The zoo features a variety of wildlife – native New Zealand species as well as animals from around the world. A particular favourite of mine is the red panda – they’re just too cute, but I’m starting to love seeing kea and can’t wait to encounter them in the wild. It was also lovely to see so many white rhinos – and a calf, born in 2016. Considering the devastating circumstances for these animals in the wild, it’s good to see conservation efforts being rewarded.

There is a free flight aviary which houses a variety of native New Zealand birds such as tui, bellbirds, white faced heron, New Zealand wood pigeon, kaka to name a few. Although it absolutely chucked it down while I was walking around the aviary, it is truly fantastic to be able to encounter these birds at such a close proximity.

This slideshow requires JavaScript.

Lake Rotoroa and Fun Art

Today the sun was too glorious to not enjoy, so I headed out to Lake Rotoroa to stretch my legs.

Lake Rotoroa (or Hamilton Lake, according to Google Maps) is a man made lake and is part of the Hamilton Lake Domain which has a history as one of Hamilton’s premiere parks. The location is popular for a variety of water activities such as canoeing, wind surfing, model boats and more. Innes Common sits next to the lake, catering for your more land based activities such as cricket, hockey and picnics. There is a playground – which was absolutely teeming with families today, and next door is the Verandah Café if you fancy something to eat. There is a 3.8 kilometre path around the lake which makes it popular for joggers and there is a summer running event every year as well.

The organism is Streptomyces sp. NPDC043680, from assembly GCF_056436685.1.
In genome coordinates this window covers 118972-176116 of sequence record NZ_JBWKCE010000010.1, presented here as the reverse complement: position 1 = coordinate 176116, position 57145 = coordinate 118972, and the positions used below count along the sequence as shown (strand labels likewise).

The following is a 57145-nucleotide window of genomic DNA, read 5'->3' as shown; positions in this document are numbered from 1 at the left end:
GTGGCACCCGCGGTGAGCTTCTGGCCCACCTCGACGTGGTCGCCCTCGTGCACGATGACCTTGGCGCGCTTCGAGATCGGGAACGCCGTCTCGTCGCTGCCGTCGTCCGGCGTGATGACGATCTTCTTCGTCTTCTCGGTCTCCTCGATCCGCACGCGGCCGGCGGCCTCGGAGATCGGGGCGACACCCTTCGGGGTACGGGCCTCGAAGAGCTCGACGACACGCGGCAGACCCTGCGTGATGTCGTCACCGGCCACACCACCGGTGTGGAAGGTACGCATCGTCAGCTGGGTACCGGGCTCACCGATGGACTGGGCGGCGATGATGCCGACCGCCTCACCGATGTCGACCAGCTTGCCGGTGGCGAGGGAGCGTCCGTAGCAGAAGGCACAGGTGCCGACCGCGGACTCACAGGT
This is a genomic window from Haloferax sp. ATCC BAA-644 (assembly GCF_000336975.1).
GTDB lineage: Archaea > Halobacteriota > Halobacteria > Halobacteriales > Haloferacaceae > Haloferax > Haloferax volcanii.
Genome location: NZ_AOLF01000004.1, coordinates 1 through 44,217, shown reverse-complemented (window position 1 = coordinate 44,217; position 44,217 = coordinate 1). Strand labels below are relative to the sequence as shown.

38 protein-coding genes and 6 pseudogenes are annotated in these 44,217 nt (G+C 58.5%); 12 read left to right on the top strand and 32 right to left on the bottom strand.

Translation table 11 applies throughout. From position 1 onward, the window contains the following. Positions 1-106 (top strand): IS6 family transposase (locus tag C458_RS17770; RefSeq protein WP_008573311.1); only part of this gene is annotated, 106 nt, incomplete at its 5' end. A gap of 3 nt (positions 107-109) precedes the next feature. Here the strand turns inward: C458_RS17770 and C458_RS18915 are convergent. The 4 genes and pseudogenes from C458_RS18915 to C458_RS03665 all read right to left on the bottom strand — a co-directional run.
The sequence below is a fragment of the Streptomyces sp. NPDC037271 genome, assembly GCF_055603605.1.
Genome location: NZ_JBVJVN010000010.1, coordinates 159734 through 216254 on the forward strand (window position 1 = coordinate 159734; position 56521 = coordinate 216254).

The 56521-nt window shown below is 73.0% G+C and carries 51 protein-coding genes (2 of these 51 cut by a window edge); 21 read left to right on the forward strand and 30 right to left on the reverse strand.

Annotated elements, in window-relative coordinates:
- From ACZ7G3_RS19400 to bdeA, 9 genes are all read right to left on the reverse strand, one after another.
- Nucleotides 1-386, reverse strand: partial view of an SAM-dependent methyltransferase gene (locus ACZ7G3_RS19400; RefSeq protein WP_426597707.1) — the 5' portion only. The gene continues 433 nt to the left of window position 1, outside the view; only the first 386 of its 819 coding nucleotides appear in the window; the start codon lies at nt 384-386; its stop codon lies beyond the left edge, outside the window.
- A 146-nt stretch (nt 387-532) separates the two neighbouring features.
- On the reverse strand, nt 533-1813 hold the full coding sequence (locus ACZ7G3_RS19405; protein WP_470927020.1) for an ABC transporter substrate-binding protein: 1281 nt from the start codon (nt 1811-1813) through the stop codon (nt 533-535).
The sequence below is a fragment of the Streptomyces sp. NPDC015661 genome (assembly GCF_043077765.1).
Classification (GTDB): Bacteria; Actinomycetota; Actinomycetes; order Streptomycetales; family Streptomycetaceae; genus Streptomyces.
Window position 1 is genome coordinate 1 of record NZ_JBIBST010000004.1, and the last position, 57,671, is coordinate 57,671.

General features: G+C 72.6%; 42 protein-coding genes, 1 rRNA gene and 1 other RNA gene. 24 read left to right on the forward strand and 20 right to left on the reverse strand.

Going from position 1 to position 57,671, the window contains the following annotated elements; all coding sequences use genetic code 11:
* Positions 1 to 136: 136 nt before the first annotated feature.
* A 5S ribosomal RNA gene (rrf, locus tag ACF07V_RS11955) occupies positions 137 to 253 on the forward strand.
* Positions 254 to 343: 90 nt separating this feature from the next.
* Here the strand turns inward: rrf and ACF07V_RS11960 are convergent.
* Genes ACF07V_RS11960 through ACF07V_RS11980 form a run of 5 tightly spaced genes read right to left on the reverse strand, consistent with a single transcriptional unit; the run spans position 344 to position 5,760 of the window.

There is a lot of wildlife as well – namely mallards, coots and Pukeko. The Pukeko in particular were quite fun to watch – and some even had chicks in tow. Given the playground was so busy there was a lot of children around wanting to feed the ducks, which made for a good show, as always.

This slideshow requires JavaScript.

After a good wander around the lake and enjoying the sunshine, I headed back to the city centre to get some lunch as my tummy was starting to grumble. Something I really love about New Zealand is the amount of public art – or street art, depending on the quality of said art. I’m not talking graffiti – which is all I seem to see back home. Bored kids with a can of spray paint does not constitute as art in my opinion. Some of what I have seen around Auckland in particular is incredible, and today I stumbled across a corner which had some truly stunning artwork. It might not be to everyone’s taste (and I myself am not a fan of every piece I encounter) but it all adds to the character of a place – and it so much nicer to see than dumb tags or rude words hastily sprayed at a bus stop. Rant over.

This slideshow requires JavaScript.

I treated myself to a scrumptious frozen yogurt smoothie from New Zealand Natural and on my receipt there are details to enter into a competition to win a P&O cruise. What the hell, I thought as I submitted my entry – it can be backup for if my photography competition doesn’t pan out. Even if I don’t win a cruise (which would be fantastic to win, by the way) just by entering the competition I got a voucher for a free ice cream. Hell yes!